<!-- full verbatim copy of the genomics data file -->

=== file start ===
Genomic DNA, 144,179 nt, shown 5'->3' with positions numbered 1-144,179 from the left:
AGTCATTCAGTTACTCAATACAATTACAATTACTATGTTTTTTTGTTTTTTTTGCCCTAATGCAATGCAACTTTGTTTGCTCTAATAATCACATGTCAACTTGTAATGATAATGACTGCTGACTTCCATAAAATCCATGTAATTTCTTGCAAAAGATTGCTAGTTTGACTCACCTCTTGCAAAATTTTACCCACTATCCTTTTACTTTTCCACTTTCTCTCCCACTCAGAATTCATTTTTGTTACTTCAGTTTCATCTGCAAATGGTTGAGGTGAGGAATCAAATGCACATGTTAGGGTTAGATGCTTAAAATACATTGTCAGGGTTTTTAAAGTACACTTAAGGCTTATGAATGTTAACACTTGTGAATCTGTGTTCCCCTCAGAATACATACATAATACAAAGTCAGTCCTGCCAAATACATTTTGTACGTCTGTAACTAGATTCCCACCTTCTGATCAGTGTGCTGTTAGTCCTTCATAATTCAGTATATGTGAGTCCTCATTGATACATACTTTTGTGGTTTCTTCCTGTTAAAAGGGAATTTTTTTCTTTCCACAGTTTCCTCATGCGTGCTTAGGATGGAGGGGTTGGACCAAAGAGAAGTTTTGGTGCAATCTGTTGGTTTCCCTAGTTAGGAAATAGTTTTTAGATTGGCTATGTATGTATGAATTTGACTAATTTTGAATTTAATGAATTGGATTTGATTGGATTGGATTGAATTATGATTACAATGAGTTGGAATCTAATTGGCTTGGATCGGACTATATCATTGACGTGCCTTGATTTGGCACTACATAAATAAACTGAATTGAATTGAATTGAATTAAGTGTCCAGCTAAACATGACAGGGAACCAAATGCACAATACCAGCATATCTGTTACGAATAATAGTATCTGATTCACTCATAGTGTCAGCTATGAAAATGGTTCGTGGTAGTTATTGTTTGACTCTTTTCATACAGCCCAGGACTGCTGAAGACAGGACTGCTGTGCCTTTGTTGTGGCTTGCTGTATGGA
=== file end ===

Genomic DNA, 144,179 nt, shown 5'->3' with positions numbered 1-144,179 from the left:
AGTCATTCAGTTACTCAATACAATTACAATTACTATGTTTTTTTGTTTTTTTTGCCCTAATGCAATGCAACTTTGTTTGCTCTAATAATCACATGTCAACTTGTAATGATAATGACTGCTGACTTCCATAAAATCCATGTAATTTCTTGCAAAAGATTGCTAGTTTGACTCACCTCTTGCAAAATTTTACCCACTATCCTTTTACTTTTCCACTTTCTCTCCCACTCAGAATTCATTTTTGTTACTTCAGTTTCATCTGCAAATGGTTGAGGTGAGGAATCAAATGCACATGTTAGGGTTAGATGCTTAAAATACATTGTCAGGGTTTTTAAAGTACACTTAAGGCTTATGAATGTTAACACTTGTGAATCTGTGTTCCCCTCAGAATACATACATAATACAAAGTCAGTCCTGCCAAATACATTTTGTACGTCTGTAACTAGATTCCCACCTTCTGATCAGTGTGCTGTTAGTCCTTCATAATTCAGTATATGTGAGTCCTCATTGATACATACTTTTGTGGTTTCTTCCTGTTAAAAGGGAATTTTTTTCTTTCCACAGTTTCCTCATGCGTGCTTAGGATGGAGGGGTTGGACCAAAGAGAAGTTTTGGTGCAATCTGTTGGTTTCCCTAGTTAGGAAATAGTTTTTAGATTGGCTATGTATGTATGAATTTGACTAATTTTGAATTTAATGAATTGGATTTGATTGGATTGGATTGAATTATGATTACAATGAGTTGGAATCTAATTGGCTTGGATCGGACTATATCATTGACGTGCCTTGATTTGGCACTACATAAATAAACTGAATTGAATTGAATTGAATTAAGTGTCCAGCTAAACATGACAGGGAACCAAATGCACAATACCAGCATATCTGTTACGAATAATAGTATCTGATTCACTCATAGTGTCAGCTATGAAAATGGTTCGTGGTAGTTATTGTTTGACTCTTTTCATACAGCCCAGGACTGCTGAAGACAGGACTGCTGTGCCTTTGTTGTGGCTTGCTGTATGGA